Delaware’s 19-6 rout of Detroit Mercy on Saturday kicked off the college lacrosse campaign, and ESPN analyst and former Syracuse midfielder Paul Carcaterra participated in a few conference calls Tuesday to prepare for the coming season. Carcaterra found some time in his packed scheduled to discuss interesting storylines.
Were you surprised by the decision by Syracuse to join Pittsburgh in moving from the Big East to the Atlantic Coast Conference in 2014?
I wasn’t because I was able to have some information financially as to why it made sense for Syracuse as an athletic department to make that move. It made all the sense in the world in terms of the long-term picture, to be involved in a conference like the Atlantic Coast Conference. It would just benefit not only the lacrosse program but all of their athletics as a whole. With the unrest in other conferences and realignment, I think it was important for Syracuse to make a long-term commitment to a conference that they knew would be around for a while.
Barring a collapse by one of the teams in the ACC, would that mean that five spots in the 16-team tournament would be filled by schools from that conference?
Yes and no. They’re all going to be beating each other up. There’s going to be years when one of those teams doesn’t make the playoffs. I don’t think it’s a lock every year where all five teams make the tournament. One of the things I really don’t want to see is an ACC tournament with five teams. I don’t think an ACC conference of five teams should have a tournament of four. It was natural to let all four teams play in an ACC tournament, but when you bring in a fifth team and have to leave one out, I don’t know.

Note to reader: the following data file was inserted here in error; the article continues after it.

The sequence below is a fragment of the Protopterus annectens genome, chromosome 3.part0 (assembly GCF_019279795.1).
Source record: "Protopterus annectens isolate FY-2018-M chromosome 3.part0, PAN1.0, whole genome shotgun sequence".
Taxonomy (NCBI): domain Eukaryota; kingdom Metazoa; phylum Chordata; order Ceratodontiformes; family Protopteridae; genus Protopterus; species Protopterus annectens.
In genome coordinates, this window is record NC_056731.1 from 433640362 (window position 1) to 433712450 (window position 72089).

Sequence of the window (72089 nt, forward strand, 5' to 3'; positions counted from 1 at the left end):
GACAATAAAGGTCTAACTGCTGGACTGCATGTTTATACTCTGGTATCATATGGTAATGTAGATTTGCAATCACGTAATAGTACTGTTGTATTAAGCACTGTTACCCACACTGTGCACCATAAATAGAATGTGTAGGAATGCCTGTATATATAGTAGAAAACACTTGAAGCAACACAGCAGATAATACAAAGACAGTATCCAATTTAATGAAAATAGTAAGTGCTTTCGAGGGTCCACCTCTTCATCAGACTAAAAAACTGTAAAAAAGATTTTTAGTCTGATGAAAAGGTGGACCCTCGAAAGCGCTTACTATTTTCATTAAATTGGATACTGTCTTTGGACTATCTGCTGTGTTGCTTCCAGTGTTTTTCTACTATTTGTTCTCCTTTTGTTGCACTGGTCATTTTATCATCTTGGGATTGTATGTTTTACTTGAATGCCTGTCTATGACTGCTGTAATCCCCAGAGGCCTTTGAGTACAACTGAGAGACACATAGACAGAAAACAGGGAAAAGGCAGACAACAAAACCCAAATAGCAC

How will Syracuse’s move impact the ACC and the Big East?
I think it makes the ACC a serious destination of any high school lacrosse player who wants to play in the best lacrosse conference in the country. You’re playing with and against the best week in and week out. It will actually help out Syracuse even more from a recruiting standpoint because they predominantly recruited in New York and upstate. Now I think Syracuse becomes relevant in the southern states. If you see Syracuse in the ACC and you’re a Southerner, there’s more of an interest to play in that conference. The flip side is there will be a tremendous talent in upstate New York and those players aren’t going to be complete locks to go to Syracuse. I think it’s two-fold. As for the Big East, I think the wild card long term is Villanova. I think Villanova has the potential to become a serious lacrosse school, and they could lessen the departure of Syracuse and continue to have the Big East be a factor. I think Notre Dame is a program that’s going to stay and be a top team in lacrosse for many years. The x-factor is Georgetown needs to rebound and become relevant on the national scene. But I wouldn’t be too concerned if I was the Big East.
Who is the best team – on paper – in the country?
I think you have to go with Virginia. They have the best 1-2 punch in college lacrosse in [senior attackmen] Steele Stanwick and Chris Bocklet. They complement each other so well. Many of those key guys on defense are back. I think [senior] Rob Fortunato is a good goaltender, and I think he’s going to stand up and play solid lacrosse. And their midfield is really deep. I think a kid who could have a breakout season and could be one of the top midfielders in the country is [sophomore] Rob Emery, and he’s going to do that by playing next to [senior] Colin Briggs. It’s going to be very difficult to cover Briggs and Emery. And then you sprinkle in guys like [junior midfielder] Matt White and [sophomore midfielder Mark] Cockerton. You have a really formidable midfield, you have the best 1-2 punch in college lacrosse on the attack, and you have a defense that grew up and you can depend on.
Is there a team flying under the radar?